Despite the limitation of the small samples of the present study, its findings are in line with the above assertions. They also should be combined with the results of the previous study (Zikovelis and Tsaparlis, 2006), which examined the effect of a linear categorization scheme for problems in colligative properties of ideal solutions: in that study, students were grouped into high-, intermediate- and low-achievement subgroups on the basis of their performance in two nationally-examined upper secondary chemistry courses, and it was found that students of the intermediate treatment subgroup outperformed in a statistically significant sense those of the control group, while no differentiation was found for the students of high and low achievement. The results of both studies showed the usefulness of problem categorization for intermediate subgroups of students. In the previous study, this intermediacy derived from subgroups intermediate in achievement in problem solving, while in the present study intermediacy concerned on the one hand the transitional students in the Piagetian sense, and on the other hand the categories high conceptual-low algorithmic and low conceptual-high algorithmic according to the Nakhleh categorization scheme.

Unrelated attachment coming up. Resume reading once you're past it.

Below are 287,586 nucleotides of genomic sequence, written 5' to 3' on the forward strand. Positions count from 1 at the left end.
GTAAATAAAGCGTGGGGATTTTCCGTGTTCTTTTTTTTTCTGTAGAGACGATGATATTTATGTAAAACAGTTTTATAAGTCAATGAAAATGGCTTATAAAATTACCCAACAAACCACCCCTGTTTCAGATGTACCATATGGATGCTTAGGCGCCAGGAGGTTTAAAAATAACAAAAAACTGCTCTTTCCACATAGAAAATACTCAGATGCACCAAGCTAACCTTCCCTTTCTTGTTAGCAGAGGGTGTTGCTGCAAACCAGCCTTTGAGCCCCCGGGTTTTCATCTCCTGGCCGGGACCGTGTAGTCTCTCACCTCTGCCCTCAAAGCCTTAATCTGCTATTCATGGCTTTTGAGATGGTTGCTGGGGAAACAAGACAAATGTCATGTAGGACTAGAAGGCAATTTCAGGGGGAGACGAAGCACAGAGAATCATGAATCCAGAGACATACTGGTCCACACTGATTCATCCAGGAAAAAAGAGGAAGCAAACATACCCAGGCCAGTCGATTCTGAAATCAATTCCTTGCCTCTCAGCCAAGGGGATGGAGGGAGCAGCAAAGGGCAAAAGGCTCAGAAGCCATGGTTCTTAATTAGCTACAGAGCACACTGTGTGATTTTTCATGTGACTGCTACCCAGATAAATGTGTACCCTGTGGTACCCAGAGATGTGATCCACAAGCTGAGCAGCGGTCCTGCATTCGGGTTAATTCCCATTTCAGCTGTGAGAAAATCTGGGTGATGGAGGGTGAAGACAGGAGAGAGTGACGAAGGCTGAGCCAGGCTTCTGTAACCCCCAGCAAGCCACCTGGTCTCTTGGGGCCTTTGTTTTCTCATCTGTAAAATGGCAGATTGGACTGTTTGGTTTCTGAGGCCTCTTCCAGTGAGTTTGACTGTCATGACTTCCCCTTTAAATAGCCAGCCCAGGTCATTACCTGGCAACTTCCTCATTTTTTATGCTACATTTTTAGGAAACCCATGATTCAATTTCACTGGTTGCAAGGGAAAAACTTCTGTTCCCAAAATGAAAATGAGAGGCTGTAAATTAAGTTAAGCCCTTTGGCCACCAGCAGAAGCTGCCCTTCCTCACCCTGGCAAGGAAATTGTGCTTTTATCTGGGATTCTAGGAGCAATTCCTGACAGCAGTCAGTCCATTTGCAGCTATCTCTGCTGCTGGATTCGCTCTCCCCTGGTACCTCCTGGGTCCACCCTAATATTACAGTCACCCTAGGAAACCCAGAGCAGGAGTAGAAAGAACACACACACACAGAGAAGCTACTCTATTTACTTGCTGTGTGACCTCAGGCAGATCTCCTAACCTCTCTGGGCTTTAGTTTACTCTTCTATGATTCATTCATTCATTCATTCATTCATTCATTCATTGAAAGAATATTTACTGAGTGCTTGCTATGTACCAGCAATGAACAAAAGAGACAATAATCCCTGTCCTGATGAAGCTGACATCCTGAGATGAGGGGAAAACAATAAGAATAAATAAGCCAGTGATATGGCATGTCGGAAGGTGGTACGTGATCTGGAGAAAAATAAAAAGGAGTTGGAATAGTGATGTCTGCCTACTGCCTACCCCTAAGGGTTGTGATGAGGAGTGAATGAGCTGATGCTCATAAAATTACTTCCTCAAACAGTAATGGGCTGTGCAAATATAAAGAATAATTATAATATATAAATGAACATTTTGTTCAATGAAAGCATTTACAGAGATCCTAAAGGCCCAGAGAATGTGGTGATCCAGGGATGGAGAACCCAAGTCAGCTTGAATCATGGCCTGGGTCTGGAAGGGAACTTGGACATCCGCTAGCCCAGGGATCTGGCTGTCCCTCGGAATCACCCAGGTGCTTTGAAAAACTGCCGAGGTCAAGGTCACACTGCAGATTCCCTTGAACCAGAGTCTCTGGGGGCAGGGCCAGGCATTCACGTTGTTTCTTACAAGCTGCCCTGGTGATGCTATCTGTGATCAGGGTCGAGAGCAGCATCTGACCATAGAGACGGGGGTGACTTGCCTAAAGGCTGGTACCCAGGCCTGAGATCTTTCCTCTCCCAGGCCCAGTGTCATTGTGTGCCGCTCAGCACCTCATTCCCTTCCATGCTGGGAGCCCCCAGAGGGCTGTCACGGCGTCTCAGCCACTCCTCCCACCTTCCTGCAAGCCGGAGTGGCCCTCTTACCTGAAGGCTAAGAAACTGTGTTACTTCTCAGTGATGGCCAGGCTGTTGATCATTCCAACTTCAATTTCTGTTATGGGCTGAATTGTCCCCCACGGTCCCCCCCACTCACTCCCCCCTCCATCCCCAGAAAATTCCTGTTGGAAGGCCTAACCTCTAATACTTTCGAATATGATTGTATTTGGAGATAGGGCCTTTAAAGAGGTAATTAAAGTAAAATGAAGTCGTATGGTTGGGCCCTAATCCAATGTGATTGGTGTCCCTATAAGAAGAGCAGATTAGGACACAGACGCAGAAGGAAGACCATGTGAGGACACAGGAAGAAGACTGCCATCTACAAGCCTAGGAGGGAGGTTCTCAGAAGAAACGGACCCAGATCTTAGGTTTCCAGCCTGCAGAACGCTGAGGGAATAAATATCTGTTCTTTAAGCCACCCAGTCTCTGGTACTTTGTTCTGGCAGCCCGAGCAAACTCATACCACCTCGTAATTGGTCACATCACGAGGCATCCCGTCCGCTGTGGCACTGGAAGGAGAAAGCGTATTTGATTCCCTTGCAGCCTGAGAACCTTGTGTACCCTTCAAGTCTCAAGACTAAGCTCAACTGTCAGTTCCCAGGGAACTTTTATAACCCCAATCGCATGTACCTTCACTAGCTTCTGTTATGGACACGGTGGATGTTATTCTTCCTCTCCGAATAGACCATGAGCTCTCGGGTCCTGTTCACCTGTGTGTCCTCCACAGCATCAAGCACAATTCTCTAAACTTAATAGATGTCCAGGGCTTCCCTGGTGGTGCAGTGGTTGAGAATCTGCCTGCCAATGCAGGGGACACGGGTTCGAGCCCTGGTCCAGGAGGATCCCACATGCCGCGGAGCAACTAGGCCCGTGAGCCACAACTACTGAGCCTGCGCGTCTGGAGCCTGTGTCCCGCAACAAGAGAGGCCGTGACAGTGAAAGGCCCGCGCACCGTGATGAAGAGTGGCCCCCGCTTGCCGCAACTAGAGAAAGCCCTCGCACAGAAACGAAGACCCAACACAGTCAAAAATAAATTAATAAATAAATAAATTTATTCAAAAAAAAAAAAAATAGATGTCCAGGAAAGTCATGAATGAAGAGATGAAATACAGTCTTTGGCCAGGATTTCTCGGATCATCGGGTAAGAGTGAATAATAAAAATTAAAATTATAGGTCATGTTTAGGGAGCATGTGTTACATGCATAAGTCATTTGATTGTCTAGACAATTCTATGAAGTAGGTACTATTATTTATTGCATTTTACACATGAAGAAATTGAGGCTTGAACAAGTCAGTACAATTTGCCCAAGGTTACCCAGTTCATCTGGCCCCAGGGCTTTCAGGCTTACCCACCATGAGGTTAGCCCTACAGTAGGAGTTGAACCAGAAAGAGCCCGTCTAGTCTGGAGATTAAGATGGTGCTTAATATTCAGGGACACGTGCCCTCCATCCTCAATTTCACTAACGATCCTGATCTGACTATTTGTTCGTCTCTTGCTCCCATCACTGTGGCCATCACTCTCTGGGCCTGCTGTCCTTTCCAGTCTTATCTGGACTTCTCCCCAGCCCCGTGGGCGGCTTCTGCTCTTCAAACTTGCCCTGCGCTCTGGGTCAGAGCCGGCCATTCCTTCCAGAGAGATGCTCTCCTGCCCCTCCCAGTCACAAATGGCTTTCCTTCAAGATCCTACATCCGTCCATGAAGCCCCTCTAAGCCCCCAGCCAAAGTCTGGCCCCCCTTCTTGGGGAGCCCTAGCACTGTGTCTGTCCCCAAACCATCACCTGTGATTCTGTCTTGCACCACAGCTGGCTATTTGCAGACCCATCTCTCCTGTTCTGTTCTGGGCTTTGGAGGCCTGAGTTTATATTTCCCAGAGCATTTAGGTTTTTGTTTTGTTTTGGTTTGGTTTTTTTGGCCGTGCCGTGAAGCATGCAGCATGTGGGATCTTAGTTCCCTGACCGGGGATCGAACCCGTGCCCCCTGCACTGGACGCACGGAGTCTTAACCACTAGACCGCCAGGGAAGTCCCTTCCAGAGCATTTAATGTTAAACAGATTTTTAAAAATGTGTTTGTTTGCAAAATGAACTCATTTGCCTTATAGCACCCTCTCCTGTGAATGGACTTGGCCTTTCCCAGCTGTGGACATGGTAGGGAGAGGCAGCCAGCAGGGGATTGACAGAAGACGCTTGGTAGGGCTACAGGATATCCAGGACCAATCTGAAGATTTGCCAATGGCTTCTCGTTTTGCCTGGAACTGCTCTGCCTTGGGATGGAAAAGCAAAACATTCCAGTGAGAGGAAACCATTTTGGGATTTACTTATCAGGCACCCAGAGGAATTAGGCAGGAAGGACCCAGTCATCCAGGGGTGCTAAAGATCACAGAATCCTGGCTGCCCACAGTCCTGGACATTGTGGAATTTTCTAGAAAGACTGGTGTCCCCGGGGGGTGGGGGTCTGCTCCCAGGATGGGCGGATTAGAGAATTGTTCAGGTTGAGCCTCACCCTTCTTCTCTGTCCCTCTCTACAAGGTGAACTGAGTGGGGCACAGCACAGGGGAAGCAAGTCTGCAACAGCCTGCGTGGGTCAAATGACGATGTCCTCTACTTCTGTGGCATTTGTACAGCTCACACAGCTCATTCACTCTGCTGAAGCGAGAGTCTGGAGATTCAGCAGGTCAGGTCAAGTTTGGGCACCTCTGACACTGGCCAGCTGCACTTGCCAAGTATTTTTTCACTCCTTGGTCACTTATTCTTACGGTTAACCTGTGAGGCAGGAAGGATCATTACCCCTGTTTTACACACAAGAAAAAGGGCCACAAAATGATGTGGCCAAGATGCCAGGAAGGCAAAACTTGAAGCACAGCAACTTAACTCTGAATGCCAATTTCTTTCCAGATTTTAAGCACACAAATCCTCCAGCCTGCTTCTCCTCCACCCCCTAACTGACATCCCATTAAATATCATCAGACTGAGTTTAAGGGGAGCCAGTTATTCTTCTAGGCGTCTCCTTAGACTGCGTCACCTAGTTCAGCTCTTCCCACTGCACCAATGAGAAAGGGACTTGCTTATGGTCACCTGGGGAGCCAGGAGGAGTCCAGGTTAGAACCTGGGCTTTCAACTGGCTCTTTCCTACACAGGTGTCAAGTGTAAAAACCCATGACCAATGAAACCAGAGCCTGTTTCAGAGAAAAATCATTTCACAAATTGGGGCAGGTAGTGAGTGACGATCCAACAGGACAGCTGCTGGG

Students of intermediate achievement as well as at the transitional stage in the Piagetian sense are both capable and willing to be affected by the methodology. On the other hand, it may be the case that high-achieving students as well as formal students in the Piagetian sense are capable of constructing mentally the categorization schemes, and therefore are not in a need to receive special instruction, although the categorization scheme and the relevant concept mapping (especially if constructed by the students themselves - see below) could also be beneficial to them.